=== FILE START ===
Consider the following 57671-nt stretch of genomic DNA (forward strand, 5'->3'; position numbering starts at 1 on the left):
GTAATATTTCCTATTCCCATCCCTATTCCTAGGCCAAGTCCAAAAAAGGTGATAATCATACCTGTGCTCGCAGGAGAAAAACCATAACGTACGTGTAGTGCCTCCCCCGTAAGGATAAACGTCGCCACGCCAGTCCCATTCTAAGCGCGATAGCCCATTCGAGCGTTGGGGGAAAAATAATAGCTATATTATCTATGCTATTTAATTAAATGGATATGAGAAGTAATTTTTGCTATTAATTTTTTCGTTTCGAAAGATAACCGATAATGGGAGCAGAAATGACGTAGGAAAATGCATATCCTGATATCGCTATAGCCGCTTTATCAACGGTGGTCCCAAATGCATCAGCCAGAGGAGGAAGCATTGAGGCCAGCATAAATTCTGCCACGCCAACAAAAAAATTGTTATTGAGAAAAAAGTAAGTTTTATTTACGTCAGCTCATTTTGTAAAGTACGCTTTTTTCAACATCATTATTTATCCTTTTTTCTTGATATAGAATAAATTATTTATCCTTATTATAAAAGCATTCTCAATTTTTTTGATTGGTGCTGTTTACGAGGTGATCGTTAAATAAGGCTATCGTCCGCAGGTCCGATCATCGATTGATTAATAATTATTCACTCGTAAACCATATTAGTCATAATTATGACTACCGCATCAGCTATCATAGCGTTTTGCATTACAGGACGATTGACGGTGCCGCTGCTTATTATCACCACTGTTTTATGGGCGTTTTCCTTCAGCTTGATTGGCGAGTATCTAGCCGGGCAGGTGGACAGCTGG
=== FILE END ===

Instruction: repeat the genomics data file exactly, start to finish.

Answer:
Consider the following 57671-nt stretch of genomic DNA (forward strand, 5'->3'; position numbering starts at 1 on the left):
GTAATATTTCCTATTCCCATCCCTATTCCTAGGCCAAGTCCAAAAAAGGTGATAATCATACCTGTGCTCGCAGGAGAAAAACCATAACGTACGTGTAGTGCCTCCCCCGTAAGGATAAACGTCGCCACGCCAGTCCCATTCTAAGCGCGATAGCCCATTCGAGCGTTGGGGGAAAAATAATAGCTATATTATCTATGCTATTTAATTAAATGGATATGAGAAGTAATTTTTGCTATTAATTTTTTCGTTTCGAAAGATAACCGATAATGGGAGCAGAAATGACGTAGGAAAATGCATATCCTGATATCGCTATAGCCGCTTTATCAACGGTGGTCCCAAATGCATCAGCCAGAGGAGGAAGCATTGAGGCCAGCATAAATTCTGCCACGCCAACAAAAAAATTGTTATTGAGAAAAAAGTAAGTTTTATTTACGTCAGCTCATTTTGTAAAGTACGCTTTTTTCAACATCATTATTTATCCTTTTTTCTTGATATAGAATAAATTATTTATCCTTATTATAAAAGCATTCTCAATTTTTTTGATTGGTGCTGTTTACGAGGTGATCGTTAAATAAGGCTATCGTCCGCAGGTCCGATCATCGATTGATTAATAATTATTCACTCGTAAACCATATTAGTCATAATTATGACTACCGCATCAGCTATCATAGCGTTTTGCATTACAGGACGATTGACGGTGCCGCTGCTTATTATCACCACTGTTTTATGGGCGTTTTCCTTCAGCTTGATTGGCGAGTATCTAGCCGGGCAGGTGGACAGCTGG